Neil Armstrong is considered a great symbol of human achievement since he was the first man to walk on the moon. Despite that unique and prestigious honour, Neil Armstrong kept a private life and rarely gave interviews. Recently, he granted a rare and unique interview to a very unusual group: the Certified Practicing Accountants (CPA) of Australia.
Alex Malley, the chief executive officer of CPA Australia, was the one who conducted the interview and Mr Armstrong disclosed some very interesting information ranging from the time that he was flying fighter planes during the Korean War to the very popular topic of the first landing on the moon. Prior to that interview, Neil Armstrong's wife, Carol, had disclosed that he used to receive at least 10 interview requests per month but he did not give permission to these requests because he felt that he had already said everything in previous interviews.
In his latest four-part interview, Mr Armstrong recalled some interesting stories about the first expedition to the moon. He shared his thoughts about the trip, stating that "I should say I thought we had a 90 per cent chance of getting back to Earth on that flight, but only a 50-50 chance of making a successful landing on the first attempt." He also added that the original landing site was a "very bad location" and he needed to manually control it to have a safe landing. His exact words were:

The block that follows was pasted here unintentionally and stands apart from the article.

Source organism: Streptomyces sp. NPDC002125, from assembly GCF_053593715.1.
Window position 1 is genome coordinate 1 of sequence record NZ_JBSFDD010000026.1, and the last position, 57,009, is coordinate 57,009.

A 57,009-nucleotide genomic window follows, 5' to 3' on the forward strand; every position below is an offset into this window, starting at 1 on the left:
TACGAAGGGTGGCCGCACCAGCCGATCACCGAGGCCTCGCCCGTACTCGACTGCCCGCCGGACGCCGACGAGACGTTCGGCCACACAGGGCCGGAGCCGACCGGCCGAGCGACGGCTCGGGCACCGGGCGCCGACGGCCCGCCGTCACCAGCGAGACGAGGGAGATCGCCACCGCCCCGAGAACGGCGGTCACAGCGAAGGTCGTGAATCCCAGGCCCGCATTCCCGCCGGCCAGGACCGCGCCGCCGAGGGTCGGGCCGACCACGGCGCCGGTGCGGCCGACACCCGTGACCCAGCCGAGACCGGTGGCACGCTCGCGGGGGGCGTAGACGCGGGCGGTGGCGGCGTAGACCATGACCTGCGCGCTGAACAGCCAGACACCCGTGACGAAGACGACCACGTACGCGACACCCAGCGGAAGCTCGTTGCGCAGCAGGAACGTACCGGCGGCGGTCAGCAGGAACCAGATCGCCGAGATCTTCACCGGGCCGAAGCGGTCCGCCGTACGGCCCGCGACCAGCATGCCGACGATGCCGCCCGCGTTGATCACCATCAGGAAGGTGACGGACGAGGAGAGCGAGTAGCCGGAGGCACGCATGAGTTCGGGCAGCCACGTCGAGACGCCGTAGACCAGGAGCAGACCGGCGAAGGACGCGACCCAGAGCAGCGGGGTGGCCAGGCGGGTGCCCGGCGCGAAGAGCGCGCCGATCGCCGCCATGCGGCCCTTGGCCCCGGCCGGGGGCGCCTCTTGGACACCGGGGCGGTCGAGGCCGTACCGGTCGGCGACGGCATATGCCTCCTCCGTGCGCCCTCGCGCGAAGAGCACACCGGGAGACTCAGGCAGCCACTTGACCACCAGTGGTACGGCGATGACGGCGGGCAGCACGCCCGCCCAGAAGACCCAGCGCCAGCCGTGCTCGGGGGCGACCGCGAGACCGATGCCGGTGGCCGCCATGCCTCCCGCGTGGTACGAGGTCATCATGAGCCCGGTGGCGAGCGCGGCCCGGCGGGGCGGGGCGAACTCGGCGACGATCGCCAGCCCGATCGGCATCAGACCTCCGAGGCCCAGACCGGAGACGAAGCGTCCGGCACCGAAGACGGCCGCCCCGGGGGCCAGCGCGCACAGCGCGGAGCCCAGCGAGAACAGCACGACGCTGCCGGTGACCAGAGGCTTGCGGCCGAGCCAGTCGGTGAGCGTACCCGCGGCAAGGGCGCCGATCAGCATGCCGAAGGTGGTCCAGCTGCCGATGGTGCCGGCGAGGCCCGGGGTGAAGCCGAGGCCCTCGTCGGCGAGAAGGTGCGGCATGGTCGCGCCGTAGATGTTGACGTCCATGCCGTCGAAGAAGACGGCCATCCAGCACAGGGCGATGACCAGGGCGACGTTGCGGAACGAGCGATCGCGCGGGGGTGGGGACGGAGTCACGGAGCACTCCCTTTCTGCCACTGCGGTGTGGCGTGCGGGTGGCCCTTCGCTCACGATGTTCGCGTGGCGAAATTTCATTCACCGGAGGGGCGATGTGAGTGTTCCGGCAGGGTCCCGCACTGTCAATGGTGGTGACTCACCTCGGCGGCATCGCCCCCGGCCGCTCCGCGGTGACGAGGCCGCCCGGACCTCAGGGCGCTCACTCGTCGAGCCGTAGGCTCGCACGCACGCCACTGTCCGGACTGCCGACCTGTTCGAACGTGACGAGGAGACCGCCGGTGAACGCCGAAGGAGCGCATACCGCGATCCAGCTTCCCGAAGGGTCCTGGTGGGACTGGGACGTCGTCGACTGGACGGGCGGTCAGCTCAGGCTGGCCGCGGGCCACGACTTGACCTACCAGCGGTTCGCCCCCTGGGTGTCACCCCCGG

"It was on the side of a large crater, about 100 or 150 metres in diameter, with very steep slopes covered with very large boulders - not a good place to land at all. It was a very bad location. So, I took over manually and flew it like a helicopter out to the west, got into a smoother area with not so many rocks, found a level area and was able to get it down there safely before we ran out of fuel."
Mr Armstrong also disclosed his thoughts about the future of NASA as it is likened to a "shuttlecock" between Congress and the Obama administration. He remarked that "NASA has been one of the most successful public investments in motivating students to do well and achieve all they can achieve. It's sad that we are turning the program in a direction where it will reduce the amount of motivation and stimulation it provides to young people. And that's a major concern to me."
Many people found it surprising that the famous astronaut gave an interview to a group of accountants. Mr Armstrong seems to have a soft spot for this profession because his father worked before as an auditor.
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